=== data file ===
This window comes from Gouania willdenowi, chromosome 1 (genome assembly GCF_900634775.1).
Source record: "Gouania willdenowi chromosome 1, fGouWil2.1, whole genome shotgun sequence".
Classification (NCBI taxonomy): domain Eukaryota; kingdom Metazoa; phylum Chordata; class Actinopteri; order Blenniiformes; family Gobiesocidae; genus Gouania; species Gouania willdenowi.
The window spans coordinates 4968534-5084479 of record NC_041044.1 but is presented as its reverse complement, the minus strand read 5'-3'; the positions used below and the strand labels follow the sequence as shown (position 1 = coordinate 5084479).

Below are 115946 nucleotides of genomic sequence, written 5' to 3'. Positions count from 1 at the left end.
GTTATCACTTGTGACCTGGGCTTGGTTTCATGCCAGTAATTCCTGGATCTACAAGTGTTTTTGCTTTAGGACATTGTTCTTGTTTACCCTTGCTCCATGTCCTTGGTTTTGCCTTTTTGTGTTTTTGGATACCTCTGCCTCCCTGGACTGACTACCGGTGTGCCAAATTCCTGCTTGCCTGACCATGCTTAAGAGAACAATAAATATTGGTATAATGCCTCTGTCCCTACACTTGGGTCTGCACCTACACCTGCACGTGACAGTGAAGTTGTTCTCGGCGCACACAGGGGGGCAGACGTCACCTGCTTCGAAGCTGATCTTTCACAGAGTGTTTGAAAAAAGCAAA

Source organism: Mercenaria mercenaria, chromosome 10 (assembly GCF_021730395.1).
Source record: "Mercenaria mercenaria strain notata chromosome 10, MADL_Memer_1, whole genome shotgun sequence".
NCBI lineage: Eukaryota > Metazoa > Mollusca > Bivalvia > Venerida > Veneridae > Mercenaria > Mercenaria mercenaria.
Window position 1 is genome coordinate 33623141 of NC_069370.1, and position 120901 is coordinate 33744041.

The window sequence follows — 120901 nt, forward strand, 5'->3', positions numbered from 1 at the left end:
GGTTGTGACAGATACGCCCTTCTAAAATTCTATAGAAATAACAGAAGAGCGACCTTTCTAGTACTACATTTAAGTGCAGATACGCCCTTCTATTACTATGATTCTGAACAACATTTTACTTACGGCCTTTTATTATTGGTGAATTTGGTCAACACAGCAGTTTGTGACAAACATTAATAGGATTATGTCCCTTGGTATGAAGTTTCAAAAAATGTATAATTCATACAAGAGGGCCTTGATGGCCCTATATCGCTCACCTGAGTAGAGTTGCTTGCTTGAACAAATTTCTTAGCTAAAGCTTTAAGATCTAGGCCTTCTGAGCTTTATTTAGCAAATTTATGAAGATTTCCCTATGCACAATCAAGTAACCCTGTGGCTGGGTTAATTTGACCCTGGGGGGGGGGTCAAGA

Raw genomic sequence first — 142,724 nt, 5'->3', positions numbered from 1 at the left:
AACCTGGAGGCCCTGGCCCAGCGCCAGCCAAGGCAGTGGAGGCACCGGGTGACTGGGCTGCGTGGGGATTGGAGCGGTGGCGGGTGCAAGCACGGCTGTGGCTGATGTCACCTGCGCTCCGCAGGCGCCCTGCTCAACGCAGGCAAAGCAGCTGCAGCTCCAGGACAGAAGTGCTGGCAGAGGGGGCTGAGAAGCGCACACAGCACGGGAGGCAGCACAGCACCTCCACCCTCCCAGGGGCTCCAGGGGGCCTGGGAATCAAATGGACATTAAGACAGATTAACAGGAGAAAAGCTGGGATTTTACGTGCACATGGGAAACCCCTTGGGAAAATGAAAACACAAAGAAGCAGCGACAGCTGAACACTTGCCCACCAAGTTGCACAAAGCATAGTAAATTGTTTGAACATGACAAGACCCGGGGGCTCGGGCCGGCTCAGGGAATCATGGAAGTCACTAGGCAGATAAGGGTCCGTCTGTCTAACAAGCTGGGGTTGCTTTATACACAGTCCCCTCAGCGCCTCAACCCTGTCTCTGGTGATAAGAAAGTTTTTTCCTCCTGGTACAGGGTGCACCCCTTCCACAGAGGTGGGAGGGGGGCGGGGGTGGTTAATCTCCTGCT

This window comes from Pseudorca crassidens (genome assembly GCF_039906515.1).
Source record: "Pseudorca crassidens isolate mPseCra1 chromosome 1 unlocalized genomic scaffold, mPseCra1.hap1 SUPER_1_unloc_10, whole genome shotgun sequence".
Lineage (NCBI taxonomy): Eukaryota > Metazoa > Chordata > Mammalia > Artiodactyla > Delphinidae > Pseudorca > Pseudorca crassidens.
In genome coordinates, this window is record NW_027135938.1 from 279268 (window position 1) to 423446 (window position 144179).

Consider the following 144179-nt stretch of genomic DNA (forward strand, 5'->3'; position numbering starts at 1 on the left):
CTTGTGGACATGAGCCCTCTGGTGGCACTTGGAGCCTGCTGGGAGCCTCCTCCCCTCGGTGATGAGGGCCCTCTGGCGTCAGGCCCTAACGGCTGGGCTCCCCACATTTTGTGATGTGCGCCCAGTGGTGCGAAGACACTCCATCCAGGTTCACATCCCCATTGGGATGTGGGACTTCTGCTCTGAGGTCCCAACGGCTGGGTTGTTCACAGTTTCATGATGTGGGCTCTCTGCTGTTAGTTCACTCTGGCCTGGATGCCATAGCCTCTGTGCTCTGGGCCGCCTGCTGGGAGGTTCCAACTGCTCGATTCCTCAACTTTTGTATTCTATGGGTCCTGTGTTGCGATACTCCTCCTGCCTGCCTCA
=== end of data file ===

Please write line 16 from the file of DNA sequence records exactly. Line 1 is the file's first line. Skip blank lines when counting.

Source record: "Pseudorca crassidens isolate mPseCra1 chromosome 1 unlocalized genomic scaffold, mPseCra1.hap1 SUPER_1_unloc_10, whole genome shotgun sequence".